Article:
In 2001, there were 24,298 operations for craniofacial trauma in the United States, 227,500 births with craniofacial defects resulting in 37,732 operations to repair congenital craniofacial defects. It has been calculated that annually, approximately 3.6 million craniofacial cases were treated in the medical system [Snowden et al., 2003]. The rate per 100,000 of congenitial anomalies is 36.1, craniofacial trauma 119.5, and neoplasms 94 for an annual cost of approximately 23,206 million dollars[Snowden et al., 2003]. California is no exception to the types of trauma, congenital defects, or head and neck cancers that result in craniofacial skeleton defects. With the passing of the California helmet law, there is also decreased mortality of motorcyclists and bicyclists resulting in greater number survivors who might require repair of cranial and facial trauma defects. A bone graft substitute would have widespread use for the citizens of California. The development of a bone graft substitute would eliminate the pain and complications of graft harvesting, such as excessive blood loss, infection, and fracture. A bone graft substitute would significantly reduce operating time and hospital stay due to prolonged donor site pain and morbidity. Our purpose is to use an FDA approved biodegradeable and biocompatible 3-D scaffold seeded with stem cells exposed to osteo-inductive agents to grow new bone. Our study will significantly improve our knowledge about new bone formation, the osteogenic potential of different stem cell types, and likely result in a clinically viable and cost-effective bone graft substitute for use in the population of California
Progress Report:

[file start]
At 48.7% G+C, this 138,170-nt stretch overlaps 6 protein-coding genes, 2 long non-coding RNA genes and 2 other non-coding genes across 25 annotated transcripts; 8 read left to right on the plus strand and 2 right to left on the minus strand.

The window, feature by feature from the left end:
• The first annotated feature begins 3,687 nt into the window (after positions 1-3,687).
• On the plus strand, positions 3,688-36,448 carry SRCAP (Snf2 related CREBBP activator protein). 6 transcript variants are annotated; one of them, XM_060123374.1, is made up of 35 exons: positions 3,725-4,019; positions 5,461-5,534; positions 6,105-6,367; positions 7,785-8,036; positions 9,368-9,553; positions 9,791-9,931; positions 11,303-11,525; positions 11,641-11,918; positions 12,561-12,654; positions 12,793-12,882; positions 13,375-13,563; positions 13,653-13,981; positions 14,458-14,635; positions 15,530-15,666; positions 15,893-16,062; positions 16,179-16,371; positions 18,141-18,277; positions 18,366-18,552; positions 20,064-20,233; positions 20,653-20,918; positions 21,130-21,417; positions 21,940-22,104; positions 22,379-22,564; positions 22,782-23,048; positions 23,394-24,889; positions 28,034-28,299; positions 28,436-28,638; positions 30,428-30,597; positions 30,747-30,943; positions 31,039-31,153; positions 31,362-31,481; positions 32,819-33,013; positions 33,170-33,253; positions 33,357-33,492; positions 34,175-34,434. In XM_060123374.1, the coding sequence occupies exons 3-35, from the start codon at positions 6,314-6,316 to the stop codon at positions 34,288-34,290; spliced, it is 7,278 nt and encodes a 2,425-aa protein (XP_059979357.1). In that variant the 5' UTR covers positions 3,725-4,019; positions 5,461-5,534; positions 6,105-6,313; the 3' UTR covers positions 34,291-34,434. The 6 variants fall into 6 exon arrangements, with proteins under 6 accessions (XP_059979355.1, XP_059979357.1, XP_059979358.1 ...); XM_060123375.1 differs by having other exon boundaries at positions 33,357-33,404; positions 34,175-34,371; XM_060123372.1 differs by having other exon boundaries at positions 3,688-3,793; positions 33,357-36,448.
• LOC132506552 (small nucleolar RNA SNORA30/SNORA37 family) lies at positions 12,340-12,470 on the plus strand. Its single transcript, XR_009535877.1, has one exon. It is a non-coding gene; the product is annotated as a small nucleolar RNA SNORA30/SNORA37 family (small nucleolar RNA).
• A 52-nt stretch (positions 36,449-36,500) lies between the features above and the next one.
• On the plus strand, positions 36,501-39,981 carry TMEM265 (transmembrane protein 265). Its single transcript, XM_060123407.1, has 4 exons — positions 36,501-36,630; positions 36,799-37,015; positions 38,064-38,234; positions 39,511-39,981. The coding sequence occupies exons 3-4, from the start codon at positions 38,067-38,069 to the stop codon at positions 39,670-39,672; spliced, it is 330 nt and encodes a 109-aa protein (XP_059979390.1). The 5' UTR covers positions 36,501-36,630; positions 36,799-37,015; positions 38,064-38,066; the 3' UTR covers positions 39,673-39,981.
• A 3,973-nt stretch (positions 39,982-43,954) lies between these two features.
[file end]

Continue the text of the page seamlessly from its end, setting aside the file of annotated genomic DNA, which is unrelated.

• A promising approach to alleviating the symptoms of Parkinson's disease is to transplant healthy dopaminergic neurons into the brains of these patients. Due to the large number of transplant neurons required for each patient and the difficulty in obtaining these neurons from human tissue, the most viable transplantation strategy will utilize not fetal dopaminergic neurons but dopaminergic neurons derived from human stem cell lines. While transplantation has been promising, it has had limited success, in part due to the ability of the new neurons to find their correct targets in the brain. This incorrect targeting may be due to the lack of appropriate growth and guidance cues as well as to inflammation in the brain that occurs in response to transplantation, or to a combination of the two. Cytokines released upon inflammation can affect the ability of the new neurons to connect, and thus ultimately will affect their biological function. In out laboratory we have been examining which guidance molecules are required for proper targeting of dopaminergic neurons during normal development and have identified necessary cues. We have now extended these studies to determine that two of the molecules have dramitc effects on dopaminergic neurons made from human embryonic stem cellls and that at least in vitro, cytokines do not mask these effects. Ultimately, an understanding of how the environment of the transplanted brain influences the ability of the healthy new neurons to connect to their correct targets will lead to genetic, and/or drug-based strategies for optimizing transplantation therapy.